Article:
Gossip is the fruit of that which Jesus says in Mark 7:20, “proceeds from within and defiles” a person. In other words, gossip is first and foremost a heart issue. It is a heart issue because gossip literally issues, which is to say, it originates in and proceeds from, the heart. Consider that against the backdrop of what Jesus says in Matthew 12:34, “For the mouth speaks out of that which fills the heart.” Because gossip is an outward expression of what resides within a person’s heart, God’s Word cautions us to “not associate with one of loose lips” (Prov 20:19). The wisdom of that text is brought further to light by the 19th century Baptist preacher, Charles Haddon Spurgeon, who, in his sermon titled “True Unity Promoted,” provides a sobering illustration of how gossip causes harm to the body of Christ, saying:

Gossip is a very ready means of separating friends from one another. Let us endeavor to talk about something better than each other’s characters. Dionysius went down to the Academy to Plato. Plato asked what he came for. “Why,” Dionysius said, “I thought that you, Plato, would be speaking against me to your students.” Plato made this answer: “Do you think, Dionysius, we are so destitute of matter to discuss that we talk about you?” Truly we must be very short of subjects when we begin to talk about one another. It is far better that we magnify Christ than detract from the honor of his members.[5]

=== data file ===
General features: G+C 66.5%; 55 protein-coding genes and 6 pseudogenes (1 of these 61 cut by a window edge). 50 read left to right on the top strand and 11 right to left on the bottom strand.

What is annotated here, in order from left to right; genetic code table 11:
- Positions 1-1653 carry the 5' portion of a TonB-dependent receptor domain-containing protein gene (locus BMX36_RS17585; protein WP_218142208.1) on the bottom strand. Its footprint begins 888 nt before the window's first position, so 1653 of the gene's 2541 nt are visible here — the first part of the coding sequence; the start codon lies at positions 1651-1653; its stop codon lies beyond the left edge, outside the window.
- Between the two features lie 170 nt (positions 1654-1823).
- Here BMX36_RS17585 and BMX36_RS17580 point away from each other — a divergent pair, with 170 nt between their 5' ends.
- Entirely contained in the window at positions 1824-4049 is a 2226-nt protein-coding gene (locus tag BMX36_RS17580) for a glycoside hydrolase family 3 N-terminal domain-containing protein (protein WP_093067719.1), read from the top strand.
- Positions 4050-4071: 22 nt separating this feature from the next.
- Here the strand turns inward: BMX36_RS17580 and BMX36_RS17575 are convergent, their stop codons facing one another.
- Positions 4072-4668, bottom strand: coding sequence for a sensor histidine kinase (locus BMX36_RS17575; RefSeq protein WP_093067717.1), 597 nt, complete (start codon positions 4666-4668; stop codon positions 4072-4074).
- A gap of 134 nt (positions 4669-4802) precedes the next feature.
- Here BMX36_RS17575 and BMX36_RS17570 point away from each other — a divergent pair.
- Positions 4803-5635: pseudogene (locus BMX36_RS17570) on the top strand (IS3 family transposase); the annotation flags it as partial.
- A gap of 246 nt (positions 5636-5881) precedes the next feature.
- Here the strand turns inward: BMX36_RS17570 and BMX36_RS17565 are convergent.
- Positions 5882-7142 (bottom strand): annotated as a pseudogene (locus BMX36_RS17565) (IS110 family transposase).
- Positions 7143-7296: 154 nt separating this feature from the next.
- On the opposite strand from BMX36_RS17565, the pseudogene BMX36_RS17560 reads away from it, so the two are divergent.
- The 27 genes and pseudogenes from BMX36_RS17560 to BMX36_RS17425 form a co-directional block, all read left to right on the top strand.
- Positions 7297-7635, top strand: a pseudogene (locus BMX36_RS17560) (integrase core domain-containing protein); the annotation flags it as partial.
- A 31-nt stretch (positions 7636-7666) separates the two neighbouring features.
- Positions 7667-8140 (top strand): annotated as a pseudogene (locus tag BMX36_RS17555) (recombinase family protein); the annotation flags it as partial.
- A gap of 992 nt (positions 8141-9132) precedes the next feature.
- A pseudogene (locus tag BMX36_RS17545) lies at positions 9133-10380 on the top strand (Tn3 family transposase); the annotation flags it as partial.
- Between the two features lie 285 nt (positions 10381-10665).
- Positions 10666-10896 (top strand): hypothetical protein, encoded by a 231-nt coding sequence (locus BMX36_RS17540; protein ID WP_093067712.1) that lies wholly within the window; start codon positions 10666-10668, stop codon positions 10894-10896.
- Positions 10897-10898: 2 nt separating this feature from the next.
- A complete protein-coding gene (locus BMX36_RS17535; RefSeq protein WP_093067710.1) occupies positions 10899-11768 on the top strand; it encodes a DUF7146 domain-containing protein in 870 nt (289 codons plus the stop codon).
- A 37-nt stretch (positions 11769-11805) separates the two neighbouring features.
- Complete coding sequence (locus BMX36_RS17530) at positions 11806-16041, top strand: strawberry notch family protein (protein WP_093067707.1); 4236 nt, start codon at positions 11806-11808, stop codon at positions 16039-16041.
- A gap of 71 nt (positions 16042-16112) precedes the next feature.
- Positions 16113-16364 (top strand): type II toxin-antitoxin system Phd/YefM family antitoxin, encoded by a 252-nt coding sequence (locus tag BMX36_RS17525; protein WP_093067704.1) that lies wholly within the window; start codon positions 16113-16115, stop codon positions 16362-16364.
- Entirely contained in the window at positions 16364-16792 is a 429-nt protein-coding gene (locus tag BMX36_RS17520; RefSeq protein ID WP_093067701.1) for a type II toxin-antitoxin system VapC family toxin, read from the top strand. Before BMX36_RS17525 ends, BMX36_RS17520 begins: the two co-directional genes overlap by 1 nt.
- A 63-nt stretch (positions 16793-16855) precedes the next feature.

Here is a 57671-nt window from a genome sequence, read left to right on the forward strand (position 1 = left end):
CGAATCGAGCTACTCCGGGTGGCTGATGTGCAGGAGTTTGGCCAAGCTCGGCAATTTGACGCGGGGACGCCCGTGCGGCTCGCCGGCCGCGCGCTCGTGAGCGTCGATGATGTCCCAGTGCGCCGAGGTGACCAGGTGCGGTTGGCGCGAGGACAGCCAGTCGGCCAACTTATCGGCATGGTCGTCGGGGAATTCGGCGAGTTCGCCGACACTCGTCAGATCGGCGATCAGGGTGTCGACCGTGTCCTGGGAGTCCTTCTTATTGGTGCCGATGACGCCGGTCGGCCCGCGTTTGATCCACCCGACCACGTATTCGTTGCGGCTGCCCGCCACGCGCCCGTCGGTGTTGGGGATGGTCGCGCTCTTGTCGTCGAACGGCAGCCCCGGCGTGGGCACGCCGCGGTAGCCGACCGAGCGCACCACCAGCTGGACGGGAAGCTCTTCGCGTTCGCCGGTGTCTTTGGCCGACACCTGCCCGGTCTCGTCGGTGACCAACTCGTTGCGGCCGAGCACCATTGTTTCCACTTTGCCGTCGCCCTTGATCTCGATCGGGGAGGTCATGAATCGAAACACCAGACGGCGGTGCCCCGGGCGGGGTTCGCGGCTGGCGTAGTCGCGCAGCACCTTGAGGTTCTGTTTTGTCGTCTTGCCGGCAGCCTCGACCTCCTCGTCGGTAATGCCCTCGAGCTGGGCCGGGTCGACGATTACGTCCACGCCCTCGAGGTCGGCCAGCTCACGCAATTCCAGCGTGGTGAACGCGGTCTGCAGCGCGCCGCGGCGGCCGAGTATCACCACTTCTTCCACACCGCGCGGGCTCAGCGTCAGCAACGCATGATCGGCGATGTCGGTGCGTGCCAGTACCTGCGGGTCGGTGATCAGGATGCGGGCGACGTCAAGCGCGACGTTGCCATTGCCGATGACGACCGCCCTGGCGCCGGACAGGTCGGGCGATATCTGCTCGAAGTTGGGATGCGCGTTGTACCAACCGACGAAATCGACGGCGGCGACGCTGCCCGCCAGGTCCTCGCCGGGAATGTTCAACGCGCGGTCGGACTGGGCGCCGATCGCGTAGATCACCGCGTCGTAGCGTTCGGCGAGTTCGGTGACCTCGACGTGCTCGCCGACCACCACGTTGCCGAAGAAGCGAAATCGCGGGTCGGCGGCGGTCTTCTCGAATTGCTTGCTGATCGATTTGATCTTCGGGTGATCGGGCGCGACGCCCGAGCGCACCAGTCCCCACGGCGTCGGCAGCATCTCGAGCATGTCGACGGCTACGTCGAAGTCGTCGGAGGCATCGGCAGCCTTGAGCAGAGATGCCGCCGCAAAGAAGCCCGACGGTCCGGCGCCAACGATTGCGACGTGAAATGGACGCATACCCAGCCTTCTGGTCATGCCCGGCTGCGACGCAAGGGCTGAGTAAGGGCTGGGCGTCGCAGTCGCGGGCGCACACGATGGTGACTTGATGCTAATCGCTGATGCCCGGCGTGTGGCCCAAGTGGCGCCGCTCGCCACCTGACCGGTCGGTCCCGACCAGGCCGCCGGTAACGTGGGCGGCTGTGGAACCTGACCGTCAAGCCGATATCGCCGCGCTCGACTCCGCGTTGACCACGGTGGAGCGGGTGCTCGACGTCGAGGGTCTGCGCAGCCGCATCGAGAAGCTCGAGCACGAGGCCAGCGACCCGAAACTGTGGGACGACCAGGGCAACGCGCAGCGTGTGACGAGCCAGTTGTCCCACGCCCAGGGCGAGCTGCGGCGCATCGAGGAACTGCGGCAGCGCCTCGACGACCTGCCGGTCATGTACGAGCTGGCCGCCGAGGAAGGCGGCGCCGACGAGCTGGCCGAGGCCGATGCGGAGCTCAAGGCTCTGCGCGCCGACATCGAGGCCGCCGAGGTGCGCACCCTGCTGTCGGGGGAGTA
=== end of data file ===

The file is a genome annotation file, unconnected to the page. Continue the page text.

A Nonsensical Notion

In accordance with Paul’s apostolic command in Ephesians 4:29, followers of Jesus Christ are to, “Let no unwholesome word proceed from your mouth, but only such a word as is good for edification according to the need of the moment, so that it will give grace to those who hear.” In the context of how deeply offensive to God the sin of gossip actually is, it is important to note that the word unwholesome in Ephesians 4:29 carries with it the picture of a piece of corrupt, putrid, and rotten fruit that has fallen to the ground from a tree and is no longer fit to eat.

That is how God sees the gossip that you and I engage in – as rotten, putrid, verbal fruit that proceeds from our heart to our tongue (Jas 3:8). Needless to say, gossip is not a “respectable sin.” It is objectively nonsensical in light of God’s Word for a believer in Jesus Christ to regard the sin of gossip, or any sin for that matter, as “respectable,” when it is our sin that sent Christ to his death on a cross (1 Tim 1:15; Rom 5:6).

Think about that the next time you’re tempted to secretly slander a fellow image-bearer of God.

[1] Mayo Clinic, “Gangrene,” https://www.mayoclinic.org/diseases-conditions/gangrene/symptoms-causes/syc-20352567. [2] Dictionary of Biblical Languages with Semantic Domains, Hebrew (Old Testament), 8215. [3] The Gospel Coalition, “Jerry Bridges,” https://www.thegospelcoalition.org/blogs/justin-taylor/jerry-bridges-1929-2016/. [4] Ligonier, “Respectable Sins,” https://www.ligonier.org/learn/articles/respectable-sins. [5] Answers in Genesis, “True Unity Promoted,” https://answersingenesis.org/education/spurgeon-sermons/607-true-unity-promoted/.

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Author: Darrell Harrison